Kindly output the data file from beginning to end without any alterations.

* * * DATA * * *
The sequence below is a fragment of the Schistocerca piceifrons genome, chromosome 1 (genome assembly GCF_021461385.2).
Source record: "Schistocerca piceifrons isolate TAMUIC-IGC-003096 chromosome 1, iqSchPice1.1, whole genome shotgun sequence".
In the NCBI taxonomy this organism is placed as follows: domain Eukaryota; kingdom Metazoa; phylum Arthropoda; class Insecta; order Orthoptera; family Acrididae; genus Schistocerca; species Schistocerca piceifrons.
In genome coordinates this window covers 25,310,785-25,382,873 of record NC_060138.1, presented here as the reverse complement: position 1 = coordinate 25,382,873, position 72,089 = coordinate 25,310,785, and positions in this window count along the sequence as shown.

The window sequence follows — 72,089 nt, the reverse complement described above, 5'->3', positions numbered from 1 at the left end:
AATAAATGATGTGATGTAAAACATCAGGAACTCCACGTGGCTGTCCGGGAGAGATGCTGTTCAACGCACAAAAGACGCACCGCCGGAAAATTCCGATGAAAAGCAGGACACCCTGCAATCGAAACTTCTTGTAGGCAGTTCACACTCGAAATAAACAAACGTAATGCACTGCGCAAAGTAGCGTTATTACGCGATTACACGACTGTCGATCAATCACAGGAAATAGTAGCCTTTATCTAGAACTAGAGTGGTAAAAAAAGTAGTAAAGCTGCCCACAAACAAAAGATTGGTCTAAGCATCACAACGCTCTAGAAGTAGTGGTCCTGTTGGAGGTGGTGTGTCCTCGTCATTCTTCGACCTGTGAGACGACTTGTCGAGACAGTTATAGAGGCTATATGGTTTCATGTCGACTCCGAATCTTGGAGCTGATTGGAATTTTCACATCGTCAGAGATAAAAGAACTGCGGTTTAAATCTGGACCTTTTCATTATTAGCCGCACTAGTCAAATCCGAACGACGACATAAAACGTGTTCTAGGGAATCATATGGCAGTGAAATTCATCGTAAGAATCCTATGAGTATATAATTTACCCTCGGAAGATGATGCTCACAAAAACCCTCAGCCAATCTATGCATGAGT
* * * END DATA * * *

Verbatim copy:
The sequence below is a fragment of the Schistocerca piceifrons genome, chromosome 1 (genome assembly GCF_021461385.2).
Source record: "Schistocerca piceifrons isolate TAMUIC-IGC-003096 chromosome 1, iqSchPice1.1, whole genome shotgun sequence".
In the NCBI taxonomy this organism is placed as follows: domain Eukaryota; kingdom Metazoa; phylum Arthropoda; class Insecta; order Orthoptera; family Acrididae; genus Schistocerca; species Schistocerca piceifrons.
In genome coordinates this window covers 25,310,785-25,382,873 of record NC_060138.1, presented here as the reverse complement: position 1 = coordinate 25,382,873, position 72,089 = coordinate 25,310,785, and positions in this window count along the sequence as shown.

The window sequence follows — 72,089 nt, the reverse complement described above, 5'->3', positions numbered from 1 at the left end:
AATAAATGATGTGATGTAAAACATCAGGAACTCCACGTGGCTGTCCGGGAGAGATGCTGTTCAACGCACAAAAGACGCACCGCCGGAAAATTCCGATGAAAAGCAGGACACCCTGCAATCGAAACTTCTTGTAGGCAGTTCACACTCGAAATAAACAAACGTAATGCACTGCGCAAAGTAGCGTTATTACGCGATTACACGACTGTCGATCAATCACAGGAAATAGTAGCCTTTATCTAGAACTAGAGTGGTAAAAAAAGTAGTAAAGCTGCCCACAAACAAAAGATTGGTCTAAGCATCACAACGCTCTAGAAGTAGTGGTCCTGTTGGAGGTGGTGTGTCCTCGTCATTCTTCGACCTGTGAGACGACTTGTCGAGACAGTTATAGAGGCTATATGGTTTCATGTCGACTCCGAATCTTGGAGCTGATTGGAATTTTCACATCGTCAGAGATAAAAGAACTGCGGTTTAAATCTGGACCTTTTCATTATTAGCCGCACTAGTCAAATCCGAACGACGACATAAAACGTGTTCTAGGGAATCATATGGCAGTGAAATTCATCGTAAGAATCCTATGAGTATATAATTTACCCTCGGAAGATGATGCTCACAAAAACCCTCAGCCAATCTATGCATGAGT